Literary Tourism

Literary Tourism: Chicago, Take 3

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Elisa Shoenberger


Elisa Shoenberger has been building a library since she was 13. She loves writing about all aspects of books from author interviews, antiquarian books, archives, and everything in between. She also writes regularly for Murder & Mayhem and Library Journal. She's also written articles for Huffington Post, Boston Globe, WIRED, Slate, and many other publications. When she's not writing about reading, she's reading and adventuring to find cool new art. She also plays alto saxophone and occasionally stiltwalks. Find out more on her website or follow her on Twitter @vogontroubadour.

Chicago is my home and I am proud of it. Regular readers of my work know that I don’t hide it at all as evidenced by my posts about 5 Chicago Women Artists. So I’ve put together a list of places and events that are worthy of your tourism. There are many places not mentioned because they have been mentioned in prior Literary Tourist articles at Book Riot, linked at the bottom of the piece.


I’ll start with the great Chicago born or Chicago based authors. Fair warning, these are just the public locations associated with authors. They do not have houses set aside for these people…yet. These places include houses, bars, parks and much more that these authors have lived in.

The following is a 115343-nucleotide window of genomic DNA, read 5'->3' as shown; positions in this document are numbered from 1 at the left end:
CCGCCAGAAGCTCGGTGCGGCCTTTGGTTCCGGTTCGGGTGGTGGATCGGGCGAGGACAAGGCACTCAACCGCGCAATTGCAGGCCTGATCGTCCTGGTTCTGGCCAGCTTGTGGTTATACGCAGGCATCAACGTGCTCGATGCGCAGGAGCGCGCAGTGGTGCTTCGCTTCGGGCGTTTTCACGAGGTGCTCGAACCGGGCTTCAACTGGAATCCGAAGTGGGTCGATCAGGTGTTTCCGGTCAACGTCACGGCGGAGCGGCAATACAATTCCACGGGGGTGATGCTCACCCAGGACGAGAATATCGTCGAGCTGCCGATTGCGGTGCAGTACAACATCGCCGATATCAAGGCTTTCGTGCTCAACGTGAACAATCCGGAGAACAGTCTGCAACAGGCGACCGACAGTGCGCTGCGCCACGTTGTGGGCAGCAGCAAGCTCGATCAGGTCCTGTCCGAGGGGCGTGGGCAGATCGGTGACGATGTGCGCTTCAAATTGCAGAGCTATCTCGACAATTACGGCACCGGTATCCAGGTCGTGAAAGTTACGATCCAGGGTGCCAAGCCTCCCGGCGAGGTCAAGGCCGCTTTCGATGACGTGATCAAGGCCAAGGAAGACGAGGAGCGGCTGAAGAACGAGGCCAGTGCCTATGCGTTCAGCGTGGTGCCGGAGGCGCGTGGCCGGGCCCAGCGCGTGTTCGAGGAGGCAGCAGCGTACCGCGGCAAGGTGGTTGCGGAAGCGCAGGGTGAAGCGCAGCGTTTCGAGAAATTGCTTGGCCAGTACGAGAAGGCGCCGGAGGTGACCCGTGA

Washington Square Park – Studs Terkel

Washington Square ParkI love love love Studs Terkel. He was the quintessential Chicagoan who was an oral historian, radio host, writer, and so much more. Studs Terkel interviewed everyone on a variety of topics for his books and his show. The “Good War”: An Oral History of WWII changed my life as it made me understand that history was far more than Great White Men History and there was room for many voices. He and his wife’s ashes are said to be scattered at Washington Square Park (901 N Clark St.). The park is also known as Bughouse Square for the history of soapbox speeches. Nearby is the amazing Newberry Library.

Rainbo Club – Nelson Algren

This divey bar (1150 N Damen Ave) was a hangout of Nelson Algren back in the day. It still retains its diveyness with its red stools, dim decor, and filled with hipsters. Nelson Algren is best known for his love poem to Chicago Chicago: City on the Make. He is known for showing other side of Chicago: the people down on their luck, the addicts, the gamblers.

Jane Addams Hull House Museum- Jane Addams

I’m very passionate about Jane Addams. The Hull House (800 S Halsted St.) has been converted into a little museum of her life. Jane Addams famously wrote about her resident house in 20 Years at Hull House. The museum also has interesting programming with a significant social justice bent.

Various in Humboldt Park and Logan Square – Shel Silverstein